Tuesday, July 20, 2010

Movie Review: Despicable Me

Imagine the worst villain ever... the single figure that inspires the most overwhelming feeling of loathing and hatred that you can possibly muster.


Now imagine that this paragon of horribleness becomes a ridiculously good person for no reason other than the sudden appearance of "cute" children. You now have the premise of Despicable Me.

This is one of those movies that is woefully misrepresented in the advertisement campaign. I was very excited about this movie for a very long time - it looked like it was going to be a fun, tongue-in-cheek, smart animated comedy about a supervillain. It looked like it was going to be one of those movies that appeals to both kids and adults (such as movies like Shrek, or How to Train Your Dragon). However, these hopes turned out to be... rather false.

Despicable Me follows the story of Gru (voiced by the...unique talents of Steve Carell), a self-proclaimed supervillain who has seen better days. He develops a rivalry with the younger supervillain Vector, who represents the geeky, socially inept new generation of villainy. In Gru's quest to outdo Vector in being bad, Gru arranges to acquire some children to infiltrate Vector's Base, steal a shrink ray, and use it to steal the moon. Then this potentially entertaining and interesting plot is interrupted by the fact that the little girls are actually characters too, and they start making Gru's life difficult. At this point, the movie could be salvaged... but then Gru starts inexplicably growing attached to the annoying little gremlins.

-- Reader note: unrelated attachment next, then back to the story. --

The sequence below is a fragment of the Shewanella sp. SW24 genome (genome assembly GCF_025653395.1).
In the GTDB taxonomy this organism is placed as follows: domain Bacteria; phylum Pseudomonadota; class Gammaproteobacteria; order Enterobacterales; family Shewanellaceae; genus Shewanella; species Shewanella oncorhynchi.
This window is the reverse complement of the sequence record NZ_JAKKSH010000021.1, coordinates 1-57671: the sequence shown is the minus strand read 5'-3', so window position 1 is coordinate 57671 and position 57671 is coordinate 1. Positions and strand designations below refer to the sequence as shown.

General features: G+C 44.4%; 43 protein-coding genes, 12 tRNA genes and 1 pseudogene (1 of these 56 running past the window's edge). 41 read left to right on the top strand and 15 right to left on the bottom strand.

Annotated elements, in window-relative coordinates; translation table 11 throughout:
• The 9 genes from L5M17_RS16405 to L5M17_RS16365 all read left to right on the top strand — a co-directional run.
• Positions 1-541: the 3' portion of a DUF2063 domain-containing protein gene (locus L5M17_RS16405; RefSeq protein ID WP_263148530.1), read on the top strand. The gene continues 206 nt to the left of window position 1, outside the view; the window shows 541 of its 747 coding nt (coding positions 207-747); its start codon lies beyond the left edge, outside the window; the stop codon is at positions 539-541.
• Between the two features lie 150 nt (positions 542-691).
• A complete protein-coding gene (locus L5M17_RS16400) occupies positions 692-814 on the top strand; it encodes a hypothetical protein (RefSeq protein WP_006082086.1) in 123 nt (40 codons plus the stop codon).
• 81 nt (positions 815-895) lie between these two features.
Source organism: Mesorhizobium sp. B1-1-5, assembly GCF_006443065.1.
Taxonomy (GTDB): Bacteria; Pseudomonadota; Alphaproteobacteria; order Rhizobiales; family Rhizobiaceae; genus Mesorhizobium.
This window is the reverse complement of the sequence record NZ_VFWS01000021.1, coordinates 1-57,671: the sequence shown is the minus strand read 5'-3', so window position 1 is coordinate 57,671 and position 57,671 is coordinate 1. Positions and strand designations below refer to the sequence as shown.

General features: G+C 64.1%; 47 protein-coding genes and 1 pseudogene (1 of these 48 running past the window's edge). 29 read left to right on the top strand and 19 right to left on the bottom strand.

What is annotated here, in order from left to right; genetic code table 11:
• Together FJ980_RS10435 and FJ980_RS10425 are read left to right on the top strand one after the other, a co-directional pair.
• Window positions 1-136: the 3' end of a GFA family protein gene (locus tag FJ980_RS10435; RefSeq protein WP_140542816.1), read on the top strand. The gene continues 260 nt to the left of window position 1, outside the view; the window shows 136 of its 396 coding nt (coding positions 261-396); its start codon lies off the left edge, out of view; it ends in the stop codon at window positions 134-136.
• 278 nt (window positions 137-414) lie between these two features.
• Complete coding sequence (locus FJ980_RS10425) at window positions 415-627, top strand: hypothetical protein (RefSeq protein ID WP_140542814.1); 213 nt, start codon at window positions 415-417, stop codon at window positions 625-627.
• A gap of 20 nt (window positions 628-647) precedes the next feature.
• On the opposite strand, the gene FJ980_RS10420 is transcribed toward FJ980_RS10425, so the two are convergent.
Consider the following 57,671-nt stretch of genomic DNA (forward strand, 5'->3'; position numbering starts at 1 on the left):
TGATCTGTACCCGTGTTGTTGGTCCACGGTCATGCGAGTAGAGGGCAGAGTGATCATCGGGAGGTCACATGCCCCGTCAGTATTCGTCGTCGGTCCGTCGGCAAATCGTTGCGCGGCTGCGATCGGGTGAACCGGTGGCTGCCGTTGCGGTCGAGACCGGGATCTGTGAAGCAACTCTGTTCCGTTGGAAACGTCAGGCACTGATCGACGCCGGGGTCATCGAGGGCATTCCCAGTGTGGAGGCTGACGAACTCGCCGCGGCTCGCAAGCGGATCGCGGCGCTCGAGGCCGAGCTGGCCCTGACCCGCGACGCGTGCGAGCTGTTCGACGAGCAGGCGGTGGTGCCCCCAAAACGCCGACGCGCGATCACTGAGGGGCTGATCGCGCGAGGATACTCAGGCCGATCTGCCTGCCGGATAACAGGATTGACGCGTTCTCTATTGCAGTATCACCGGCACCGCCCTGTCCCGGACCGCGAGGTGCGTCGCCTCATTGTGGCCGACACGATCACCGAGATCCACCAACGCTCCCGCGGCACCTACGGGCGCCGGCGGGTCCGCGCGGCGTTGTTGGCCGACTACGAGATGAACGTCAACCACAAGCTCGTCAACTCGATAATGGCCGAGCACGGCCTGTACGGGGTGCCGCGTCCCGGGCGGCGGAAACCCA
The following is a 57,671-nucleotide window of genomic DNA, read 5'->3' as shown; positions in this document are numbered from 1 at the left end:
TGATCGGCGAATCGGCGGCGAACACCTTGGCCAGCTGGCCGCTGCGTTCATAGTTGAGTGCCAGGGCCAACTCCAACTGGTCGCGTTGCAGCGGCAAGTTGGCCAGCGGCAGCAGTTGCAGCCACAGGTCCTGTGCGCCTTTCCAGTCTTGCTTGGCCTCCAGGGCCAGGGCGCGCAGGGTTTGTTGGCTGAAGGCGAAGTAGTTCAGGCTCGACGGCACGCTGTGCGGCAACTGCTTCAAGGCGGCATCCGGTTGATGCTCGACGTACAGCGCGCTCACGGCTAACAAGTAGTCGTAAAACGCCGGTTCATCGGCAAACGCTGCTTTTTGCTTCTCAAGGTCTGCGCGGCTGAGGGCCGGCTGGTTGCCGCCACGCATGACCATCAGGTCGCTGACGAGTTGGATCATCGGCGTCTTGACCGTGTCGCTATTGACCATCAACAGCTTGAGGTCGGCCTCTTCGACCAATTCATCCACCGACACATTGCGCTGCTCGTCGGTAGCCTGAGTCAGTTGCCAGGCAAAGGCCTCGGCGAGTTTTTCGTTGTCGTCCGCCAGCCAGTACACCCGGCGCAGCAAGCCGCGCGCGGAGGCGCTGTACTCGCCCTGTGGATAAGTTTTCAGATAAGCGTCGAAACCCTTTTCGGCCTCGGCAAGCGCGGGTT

If only these were the Gremlins in question, this movie could have been saved.

Gru soon develops paternal feelings towards them, leading him to give up his life of villainy and become a single parent. If the movie had bothered to develop any characters here, this MIGHT have made sense, but as it is the sudden change of heart (it literally goes from hate to love in about 3 minutes) feels forced. But then again, forced story and forced humor is what I've come to expect from Steve Carell.

Despicable me did not appeal to me as a young adult. It was unimaginative in execution, despite a premise that had considerable potential. The humor was relatively juvenile, and while this is just fine for kids, I found it to be repetitive and rather dull.

Now I fully admit that, as far as films directed solely towards children go, Despicable Me is probably rather good. However, the fact that the advertising campaign marketed it as something that would be entertaining to audiences of all ages damages it for me. I walked in expecting something that would appeal to audience members of every age, and walked out singularly disappointed. If you have young kids, go see this movie. They'll have a great time. Just be sure that you bring yourself enough concessions to keep yourself entertained in the meantime.

Final Grade: C

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